[Date Prev][Date Next][Thread Prev][Thread Next][Date Index][Thread Index]
Re: Aquatic Plants Digest V3 #673
The toxicity of lead metal in water has been discussed for at least 100
It is my understanding, that in soft (& acidic) water lead does
dissolve, albveit very slowly.In hard water, when carbonates are
present, a protective coat of insoluble lead carbonate forms and
protects the lead metal from dissolution.
So, if your water is soft -- it would be prudent to avoid lead strips.
If, on the other hand, it's hard -- after a time the lead will be coated
with a thin coat of lead carbonate (white) and no further reaction will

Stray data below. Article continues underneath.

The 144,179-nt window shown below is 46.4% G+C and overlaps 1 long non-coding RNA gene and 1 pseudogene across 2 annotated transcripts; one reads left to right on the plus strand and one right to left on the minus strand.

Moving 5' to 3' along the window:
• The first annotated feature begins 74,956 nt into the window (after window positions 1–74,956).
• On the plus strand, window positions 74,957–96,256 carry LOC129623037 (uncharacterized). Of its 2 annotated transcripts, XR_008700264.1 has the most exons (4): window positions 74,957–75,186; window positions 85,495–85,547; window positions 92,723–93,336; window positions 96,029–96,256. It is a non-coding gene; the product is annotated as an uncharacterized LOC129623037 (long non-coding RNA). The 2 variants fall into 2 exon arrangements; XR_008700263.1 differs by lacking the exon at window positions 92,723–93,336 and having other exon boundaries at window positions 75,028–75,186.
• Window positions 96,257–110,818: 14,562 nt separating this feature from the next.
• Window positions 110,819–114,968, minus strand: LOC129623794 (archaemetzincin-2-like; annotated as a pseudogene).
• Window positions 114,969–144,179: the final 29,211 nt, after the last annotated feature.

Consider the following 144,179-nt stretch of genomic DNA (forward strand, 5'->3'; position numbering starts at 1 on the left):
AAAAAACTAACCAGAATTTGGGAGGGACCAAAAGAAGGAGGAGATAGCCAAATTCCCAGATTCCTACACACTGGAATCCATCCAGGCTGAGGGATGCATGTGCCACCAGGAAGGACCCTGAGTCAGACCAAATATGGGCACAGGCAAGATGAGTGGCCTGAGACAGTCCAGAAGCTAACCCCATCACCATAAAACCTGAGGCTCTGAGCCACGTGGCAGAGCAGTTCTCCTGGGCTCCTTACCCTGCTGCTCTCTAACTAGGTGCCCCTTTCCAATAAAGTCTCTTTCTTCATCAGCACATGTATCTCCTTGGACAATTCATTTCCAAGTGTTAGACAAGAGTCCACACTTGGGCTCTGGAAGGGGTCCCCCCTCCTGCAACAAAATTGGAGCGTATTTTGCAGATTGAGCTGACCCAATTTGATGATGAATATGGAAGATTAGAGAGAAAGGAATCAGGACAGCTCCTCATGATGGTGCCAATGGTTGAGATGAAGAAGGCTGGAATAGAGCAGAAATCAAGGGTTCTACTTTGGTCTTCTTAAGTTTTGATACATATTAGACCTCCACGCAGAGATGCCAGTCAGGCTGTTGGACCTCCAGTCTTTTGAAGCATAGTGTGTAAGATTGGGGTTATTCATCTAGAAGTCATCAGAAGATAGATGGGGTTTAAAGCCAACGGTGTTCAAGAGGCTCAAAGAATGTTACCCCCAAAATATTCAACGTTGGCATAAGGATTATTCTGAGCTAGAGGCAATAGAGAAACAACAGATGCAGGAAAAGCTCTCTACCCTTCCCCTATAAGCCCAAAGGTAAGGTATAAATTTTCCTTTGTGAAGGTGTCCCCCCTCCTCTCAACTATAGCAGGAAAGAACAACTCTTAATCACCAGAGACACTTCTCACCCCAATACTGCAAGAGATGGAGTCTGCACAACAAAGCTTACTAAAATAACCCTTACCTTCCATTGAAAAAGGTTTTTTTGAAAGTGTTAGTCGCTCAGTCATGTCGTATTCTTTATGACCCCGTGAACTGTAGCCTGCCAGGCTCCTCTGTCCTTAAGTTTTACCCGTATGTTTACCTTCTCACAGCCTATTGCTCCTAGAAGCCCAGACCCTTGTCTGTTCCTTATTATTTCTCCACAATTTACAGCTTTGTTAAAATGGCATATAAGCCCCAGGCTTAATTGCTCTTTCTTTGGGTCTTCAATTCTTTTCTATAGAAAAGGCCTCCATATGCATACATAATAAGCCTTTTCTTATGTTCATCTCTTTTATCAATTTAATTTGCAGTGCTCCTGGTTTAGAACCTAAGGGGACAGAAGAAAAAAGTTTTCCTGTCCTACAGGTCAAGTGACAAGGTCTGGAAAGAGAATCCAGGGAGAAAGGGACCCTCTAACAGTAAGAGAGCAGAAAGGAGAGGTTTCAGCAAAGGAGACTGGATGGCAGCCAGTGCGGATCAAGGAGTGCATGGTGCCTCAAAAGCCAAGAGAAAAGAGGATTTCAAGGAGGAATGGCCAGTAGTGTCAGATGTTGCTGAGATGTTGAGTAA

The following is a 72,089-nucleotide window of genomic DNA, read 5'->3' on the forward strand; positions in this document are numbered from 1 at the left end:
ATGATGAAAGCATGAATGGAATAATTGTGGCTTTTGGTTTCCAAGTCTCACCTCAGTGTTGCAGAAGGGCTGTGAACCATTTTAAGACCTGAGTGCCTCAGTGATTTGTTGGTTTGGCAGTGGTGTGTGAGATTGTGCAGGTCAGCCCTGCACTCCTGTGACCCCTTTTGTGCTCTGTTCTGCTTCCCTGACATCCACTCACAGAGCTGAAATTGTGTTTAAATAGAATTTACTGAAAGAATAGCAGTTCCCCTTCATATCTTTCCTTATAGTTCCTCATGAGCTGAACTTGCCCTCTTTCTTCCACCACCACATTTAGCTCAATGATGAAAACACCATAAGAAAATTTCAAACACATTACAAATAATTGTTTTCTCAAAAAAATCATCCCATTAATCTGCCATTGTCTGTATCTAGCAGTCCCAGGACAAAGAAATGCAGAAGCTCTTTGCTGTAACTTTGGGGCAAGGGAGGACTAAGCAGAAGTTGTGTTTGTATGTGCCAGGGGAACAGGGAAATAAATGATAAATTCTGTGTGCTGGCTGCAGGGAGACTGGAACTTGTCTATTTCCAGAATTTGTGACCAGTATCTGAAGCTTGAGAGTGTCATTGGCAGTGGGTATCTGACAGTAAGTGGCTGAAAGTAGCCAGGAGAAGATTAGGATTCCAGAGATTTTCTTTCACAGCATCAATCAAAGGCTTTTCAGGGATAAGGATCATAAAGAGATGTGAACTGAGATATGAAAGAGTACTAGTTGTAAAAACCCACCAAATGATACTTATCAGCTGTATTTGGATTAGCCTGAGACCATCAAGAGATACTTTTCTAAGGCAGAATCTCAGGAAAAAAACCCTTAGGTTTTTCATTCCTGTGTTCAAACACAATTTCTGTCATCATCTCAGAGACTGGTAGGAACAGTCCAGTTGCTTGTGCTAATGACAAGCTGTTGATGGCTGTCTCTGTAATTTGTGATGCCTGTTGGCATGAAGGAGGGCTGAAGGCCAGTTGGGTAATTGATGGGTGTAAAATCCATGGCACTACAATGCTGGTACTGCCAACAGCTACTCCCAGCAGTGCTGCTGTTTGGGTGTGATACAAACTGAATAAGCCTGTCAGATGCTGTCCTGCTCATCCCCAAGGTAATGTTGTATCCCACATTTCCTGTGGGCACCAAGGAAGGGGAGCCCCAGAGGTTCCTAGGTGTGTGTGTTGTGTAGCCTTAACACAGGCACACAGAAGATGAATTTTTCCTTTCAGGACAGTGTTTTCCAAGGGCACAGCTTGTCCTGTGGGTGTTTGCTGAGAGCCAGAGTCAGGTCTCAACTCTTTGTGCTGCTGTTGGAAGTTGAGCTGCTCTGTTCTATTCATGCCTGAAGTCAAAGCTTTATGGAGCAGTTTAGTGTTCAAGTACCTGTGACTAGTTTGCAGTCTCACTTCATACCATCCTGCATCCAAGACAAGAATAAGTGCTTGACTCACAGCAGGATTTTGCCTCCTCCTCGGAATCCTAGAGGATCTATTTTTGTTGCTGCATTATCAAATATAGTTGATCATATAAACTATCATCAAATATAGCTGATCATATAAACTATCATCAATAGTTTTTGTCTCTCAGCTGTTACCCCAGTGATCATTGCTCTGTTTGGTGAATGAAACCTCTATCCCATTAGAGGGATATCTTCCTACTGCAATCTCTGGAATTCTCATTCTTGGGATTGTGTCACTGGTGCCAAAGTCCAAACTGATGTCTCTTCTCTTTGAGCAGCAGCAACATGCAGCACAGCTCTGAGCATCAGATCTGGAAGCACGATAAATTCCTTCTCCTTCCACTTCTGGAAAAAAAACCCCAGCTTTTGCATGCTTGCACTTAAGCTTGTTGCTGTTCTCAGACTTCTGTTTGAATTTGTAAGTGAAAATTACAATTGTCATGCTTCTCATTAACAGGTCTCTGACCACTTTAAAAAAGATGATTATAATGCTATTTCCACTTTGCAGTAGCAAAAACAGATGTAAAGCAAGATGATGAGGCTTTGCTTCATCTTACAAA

> I've stapled about 50 Java fern leaflets to a piece of driftwood I purchased
> from a LFS. Any opinions on whether the pound of sheet lead I've attached
> to the wood to sink it will cause a problem? I thought lead was pretty inert
> in a freshwater tank, hence no danger of lead poisoning. >>
> Hmmm, yes, the longer you live, sooner or later the same sorts of issues come
> around... There are folks (with and w/o mass spec.s) who have speculated that
> under reductive circumstances (let's say low(er) pH's, anaerobic cond.s like
> inside a rotting piece of wood underwater) that some, enuf lead might well get
> into soln to cause metabolic havoc. My real advice is to "get the lead out"
> sooner rather than not, and use some other dense material to sink yer
> deadwood. Maybe we can have a run of inputs on various wood prep. protocols
> aqua-gardeners have found suitable...
> Bob Fenner